A 2013.04 Retrospect New York – Virginia Case Study of Haberslaw.
Haberslaw had a client who was licensed in both Virginia and New York. He had been going through some pretty difficult personal issues and let his office records slide to the point that they were alleged to be deficient and came to the attention Virginia Department of Health Professions. Haberslaw reviewed the records and assisted in organizing them in an appropriate fashion, while supplementing them when possible with hospital and other legitimate records. All supplementation was appropriately documented. Haberslaw arranged a meeting with a physician resolution panel of the Virginia Department of Health Professions. Haberslaw negotiated a short year probationary period for the physician who was very pleased.
New York is a rather unique state when it comes to the administration of physicians licenses. While the Regents of the New York University System issue medical and other professional licenses, the New York Department of Health has jurisdiction to discipline physicians. However, the University Regents retained jurisdiction over most other healthcare professionals concerning discipline. Pharmacists and other non-physician healthcare professionals appear before the Regents and its bureaucracy concerning discipline but not the physicians. Physicians are subject to the authority of the New York Department of Health.
Just as the short probationary period was running out in Virginia, the New York Department of Health sent a notice from its then Director’s Office. Director Axelrod was an individual whom most New York physicians felt was overly penal in his perspective. While the Virginia Department of Health Professions was satisfied with a short period of probation, the New York Department of Health was demanding revocation. Haberslaw swung into action and sought to negotiate a similar settlement with New York which was with secondary sister state jurisdiction inasmuch as the incidents involved occurred in Virginia. New York, being true to its reputation under Director Axelrod, insisted on a revocation. Haberslaw demanded a hearing before an ALJ and sent off a large box of documents as evidence. When faced with the case prepared by Haberslaw, the New York Department of Health agreed to a similar probationary period in lieu of its earlier demanded revocation. At times, physicians need triage and healing as much as their patients do. When licensing Boards forget that, it becomes time when physicians need to call for their doctor of law to come in and assist like the airborne.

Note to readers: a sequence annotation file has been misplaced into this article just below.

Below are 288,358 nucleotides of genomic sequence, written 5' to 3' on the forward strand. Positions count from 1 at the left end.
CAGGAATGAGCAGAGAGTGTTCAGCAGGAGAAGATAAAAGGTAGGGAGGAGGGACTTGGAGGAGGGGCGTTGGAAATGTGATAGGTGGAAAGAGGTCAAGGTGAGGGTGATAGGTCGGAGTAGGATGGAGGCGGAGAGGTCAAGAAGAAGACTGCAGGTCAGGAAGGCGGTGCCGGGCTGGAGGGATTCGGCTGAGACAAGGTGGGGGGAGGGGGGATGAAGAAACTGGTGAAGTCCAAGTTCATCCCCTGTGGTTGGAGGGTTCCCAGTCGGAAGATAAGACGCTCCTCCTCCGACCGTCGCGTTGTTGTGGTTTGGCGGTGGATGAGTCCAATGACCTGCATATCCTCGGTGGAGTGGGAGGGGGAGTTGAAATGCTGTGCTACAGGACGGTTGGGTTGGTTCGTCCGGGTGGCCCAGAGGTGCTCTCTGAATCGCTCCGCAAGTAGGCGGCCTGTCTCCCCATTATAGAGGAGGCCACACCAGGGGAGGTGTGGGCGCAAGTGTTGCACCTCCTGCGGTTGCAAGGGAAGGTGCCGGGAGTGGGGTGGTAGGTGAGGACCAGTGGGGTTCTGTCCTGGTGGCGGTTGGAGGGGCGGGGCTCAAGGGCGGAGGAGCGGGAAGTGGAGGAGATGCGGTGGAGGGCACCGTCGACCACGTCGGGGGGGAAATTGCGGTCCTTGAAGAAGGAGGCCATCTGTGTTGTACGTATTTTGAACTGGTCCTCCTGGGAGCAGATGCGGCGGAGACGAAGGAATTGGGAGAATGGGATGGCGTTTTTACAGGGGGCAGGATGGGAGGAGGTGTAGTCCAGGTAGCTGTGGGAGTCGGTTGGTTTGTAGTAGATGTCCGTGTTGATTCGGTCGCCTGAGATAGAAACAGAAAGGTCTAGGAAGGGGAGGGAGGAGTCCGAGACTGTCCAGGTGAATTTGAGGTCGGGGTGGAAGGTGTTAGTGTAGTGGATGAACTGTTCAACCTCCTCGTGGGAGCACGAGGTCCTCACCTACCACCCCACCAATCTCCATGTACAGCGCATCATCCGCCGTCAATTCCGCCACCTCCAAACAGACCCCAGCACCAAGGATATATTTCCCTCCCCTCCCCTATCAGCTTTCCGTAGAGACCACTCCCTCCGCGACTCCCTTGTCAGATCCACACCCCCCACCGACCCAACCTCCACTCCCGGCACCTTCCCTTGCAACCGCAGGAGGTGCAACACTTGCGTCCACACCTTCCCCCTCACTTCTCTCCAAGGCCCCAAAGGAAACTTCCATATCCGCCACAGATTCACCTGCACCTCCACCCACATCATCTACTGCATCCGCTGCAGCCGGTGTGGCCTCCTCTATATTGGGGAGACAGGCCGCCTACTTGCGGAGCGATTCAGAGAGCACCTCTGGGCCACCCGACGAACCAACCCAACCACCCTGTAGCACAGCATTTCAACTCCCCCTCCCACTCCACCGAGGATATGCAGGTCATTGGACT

Haberslaw seeks to keep physicians and other healthcare providers informed of the current topics in today’s medicine, including the CMS’ & the OIG’s provisions concerning fraud detection, the National Practitioners Data Bank [NPDB], Exclusions, Licensing Board Actions, telemedicine, RAC activity, ZPIC activity, ACO, MAO and the other various topics of the day. You want to stay abreast of the issues of the day. You do not want to be subject to recoupment of payments for legitimately rendered services due to technical errors that are not of substance neither do you want to be charged with fraud and have to defend yourself in a criminal forum. If you need more specific information concerning this topic or the implications of this article, the staff of haberslaw is available for a no obligation initial consultation at 301-670-0016. If the OIG or any of CMS’ contractors contact you, you should contact an experienced firm. It does not matter if you are innocent. What matters is if you can prove that you are innocent. It does not matter if you billed for services actually rendered. What matters is if you have properly document for the services. Also, haberslaw can assist with Defensive Medicine, Fraud Avoidance, Medicare Compliance, Medicare participation, Hospital Staff Privileges, Medical Board Licensure, Medicare audits, as well as many other issues so as to avoid problems. Additional topical information of the day is available on the E-education page at www.haberslaw.com Please feel free to contact us for a no obligation initial consultation.